The United Nations Environment Programme’s meeting was held to prepare for the second United Nations Environment Assembly
Zika, which was declared an international health emergency, is only a recent addition to the list of health problems that are being linked to environmental pollution and degradation.
Health impacts of environmental degradation was the focal point at the meeting of United Nations Environment Programme’s (UNEP) Committee of Permanent Representatives held at its Nairobi headquarters. The met up was to prepare for the United Nations Environment Assembly (UNEA) which will convene at the end of May.
UN Environment Programme Executive Director Achim Steiner said, “There is a growing awareness that humans, through their intervention in the environment, play a vital role in exacerbating or mitigating health risks.”
In his remarks, Steiner cited data from the World Health Organization (WHO), which has found that 23 per cent of all premature deaths around the world can be attributed to environmental factors. Among children, that figure rises to 36 per cent.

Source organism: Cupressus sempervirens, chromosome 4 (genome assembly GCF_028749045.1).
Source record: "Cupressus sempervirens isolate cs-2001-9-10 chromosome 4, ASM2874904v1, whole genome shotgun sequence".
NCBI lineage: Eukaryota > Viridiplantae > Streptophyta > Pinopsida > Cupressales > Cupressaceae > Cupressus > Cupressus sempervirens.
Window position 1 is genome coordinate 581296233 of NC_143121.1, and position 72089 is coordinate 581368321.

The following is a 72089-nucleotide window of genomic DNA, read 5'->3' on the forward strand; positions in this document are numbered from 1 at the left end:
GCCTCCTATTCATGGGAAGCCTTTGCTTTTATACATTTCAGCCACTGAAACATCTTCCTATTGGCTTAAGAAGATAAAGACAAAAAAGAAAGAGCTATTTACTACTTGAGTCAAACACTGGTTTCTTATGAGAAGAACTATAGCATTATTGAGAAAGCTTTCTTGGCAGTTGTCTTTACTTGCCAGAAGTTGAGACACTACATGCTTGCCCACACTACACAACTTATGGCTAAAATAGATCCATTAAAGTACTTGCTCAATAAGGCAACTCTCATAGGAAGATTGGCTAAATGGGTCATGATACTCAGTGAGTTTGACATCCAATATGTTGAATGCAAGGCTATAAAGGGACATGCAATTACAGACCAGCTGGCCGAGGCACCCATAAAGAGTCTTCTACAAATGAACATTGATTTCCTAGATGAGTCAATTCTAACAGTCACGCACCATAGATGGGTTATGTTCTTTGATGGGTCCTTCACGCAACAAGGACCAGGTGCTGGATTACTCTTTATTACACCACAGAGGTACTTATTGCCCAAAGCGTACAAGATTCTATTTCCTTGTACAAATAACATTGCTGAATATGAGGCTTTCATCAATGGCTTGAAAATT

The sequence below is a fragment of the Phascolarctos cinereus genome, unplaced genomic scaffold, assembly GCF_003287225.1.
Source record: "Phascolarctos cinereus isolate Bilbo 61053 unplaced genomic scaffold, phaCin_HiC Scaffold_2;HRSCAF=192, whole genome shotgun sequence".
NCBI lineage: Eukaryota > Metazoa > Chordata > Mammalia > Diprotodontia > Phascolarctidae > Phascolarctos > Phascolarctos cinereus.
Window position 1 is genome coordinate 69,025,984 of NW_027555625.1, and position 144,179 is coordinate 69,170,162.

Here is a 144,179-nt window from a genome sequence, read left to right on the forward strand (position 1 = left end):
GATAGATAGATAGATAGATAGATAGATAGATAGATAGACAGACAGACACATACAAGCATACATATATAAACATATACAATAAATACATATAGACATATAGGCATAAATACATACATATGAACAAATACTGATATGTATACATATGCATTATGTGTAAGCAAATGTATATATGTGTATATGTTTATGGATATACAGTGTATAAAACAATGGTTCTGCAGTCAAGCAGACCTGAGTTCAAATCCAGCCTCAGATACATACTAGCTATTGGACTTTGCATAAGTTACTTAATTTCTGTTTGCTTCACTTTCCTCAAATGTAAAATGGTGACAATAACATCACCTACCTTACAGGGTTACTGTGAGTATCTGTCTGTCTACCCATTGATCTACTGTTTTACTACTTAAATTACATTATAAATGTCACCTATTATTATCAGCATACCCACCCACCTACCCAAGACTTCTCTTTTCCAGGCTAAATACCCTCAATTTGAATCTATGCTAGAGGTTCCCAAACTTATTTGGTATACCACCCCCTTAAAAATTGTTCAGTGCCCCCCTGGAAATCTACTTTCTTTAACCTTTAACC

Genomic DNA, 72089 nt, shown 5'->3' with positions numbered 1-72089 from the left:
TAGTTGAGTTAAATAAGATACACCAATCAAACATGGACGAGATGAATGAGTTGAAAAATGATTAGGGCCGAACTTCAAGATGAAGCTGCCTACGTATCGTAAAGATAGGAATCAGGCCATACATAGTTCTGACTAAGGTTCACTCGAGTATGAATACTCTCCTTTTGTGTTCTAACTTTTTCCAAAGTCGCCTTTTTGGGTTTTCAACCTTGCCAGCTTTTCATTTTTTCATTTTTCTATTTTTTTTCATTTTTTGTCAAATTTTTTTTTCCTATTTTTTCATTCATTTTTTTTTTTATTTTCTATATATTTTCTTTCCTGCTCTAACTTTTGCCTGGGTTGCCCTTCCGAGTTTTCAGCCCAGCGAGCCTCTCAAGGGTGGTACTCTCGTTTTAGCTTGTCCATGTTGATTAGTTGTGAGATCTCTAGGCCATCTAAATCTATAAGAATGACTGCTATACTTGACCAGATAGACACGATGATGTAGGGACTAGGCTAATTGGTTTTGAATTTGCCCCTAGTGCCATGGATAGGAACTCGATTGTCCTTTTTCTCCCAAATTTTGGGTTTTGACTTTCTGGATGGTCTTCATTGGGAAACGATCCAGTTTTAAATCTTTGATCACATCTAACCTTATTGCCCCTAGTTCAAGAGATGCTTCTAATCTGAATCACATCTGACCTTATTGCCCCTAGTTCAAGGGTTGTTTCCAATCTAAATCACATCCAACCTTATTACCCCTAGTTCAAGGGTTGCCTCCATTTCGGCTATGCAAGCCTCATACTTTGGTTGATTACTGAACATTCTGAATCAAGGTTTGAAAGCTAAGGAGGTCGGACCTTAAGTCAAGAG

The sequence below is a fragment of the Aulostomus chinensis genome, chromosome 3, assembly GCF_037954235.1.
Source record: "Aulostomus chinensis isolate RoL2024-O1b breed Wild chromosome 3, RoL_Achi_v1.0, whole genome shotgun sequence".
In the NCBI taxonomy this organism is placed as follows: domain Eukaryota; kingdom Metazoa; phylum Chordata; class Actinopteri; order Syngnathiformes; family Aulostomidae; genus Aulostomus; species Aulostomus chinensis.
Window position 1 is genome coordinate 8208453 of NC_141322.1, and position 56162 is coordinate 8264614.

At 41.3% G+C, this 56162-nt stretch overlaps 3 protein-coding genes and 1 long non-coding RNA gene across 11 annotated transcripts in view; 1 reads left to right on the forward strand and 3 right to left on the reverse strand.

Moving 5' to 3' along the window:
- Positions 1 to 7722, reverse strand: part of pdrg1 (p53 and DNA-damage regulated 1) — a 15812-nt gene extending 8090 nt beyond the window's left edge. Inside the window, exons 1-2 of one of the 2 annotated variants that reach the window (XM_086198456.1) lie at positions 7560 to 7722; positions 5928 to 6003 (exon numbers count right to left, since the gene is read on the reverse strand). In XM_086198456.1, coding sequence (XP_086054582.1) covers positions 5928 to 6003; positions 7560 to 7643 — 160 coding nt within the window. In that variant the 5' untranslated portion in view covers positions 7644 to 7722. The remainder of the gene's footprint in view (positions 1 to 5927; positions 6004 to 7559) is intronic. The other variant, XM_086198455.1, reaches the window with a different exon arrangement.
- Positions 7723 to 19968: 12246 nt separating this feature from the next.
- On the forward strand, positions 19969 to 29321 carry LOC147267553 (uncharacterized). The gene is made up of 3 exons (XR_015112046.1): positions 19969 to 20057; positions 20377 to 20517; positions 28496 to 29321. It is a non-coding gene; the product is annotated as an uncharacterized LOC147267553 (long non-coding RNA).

"Every year, nearly 7 million people die because they are exposed to indoor and outdoor air pollution, from power generation, cookstoves, transportation, industrial furnaces, wildfires, or other causes," Steiner said.
Steiner also pointed out that more than two billion people live in water-stressed areas, 1,000 children die every day from water-borne diseases, and 42 million life years are lost every year due to natural disasters.
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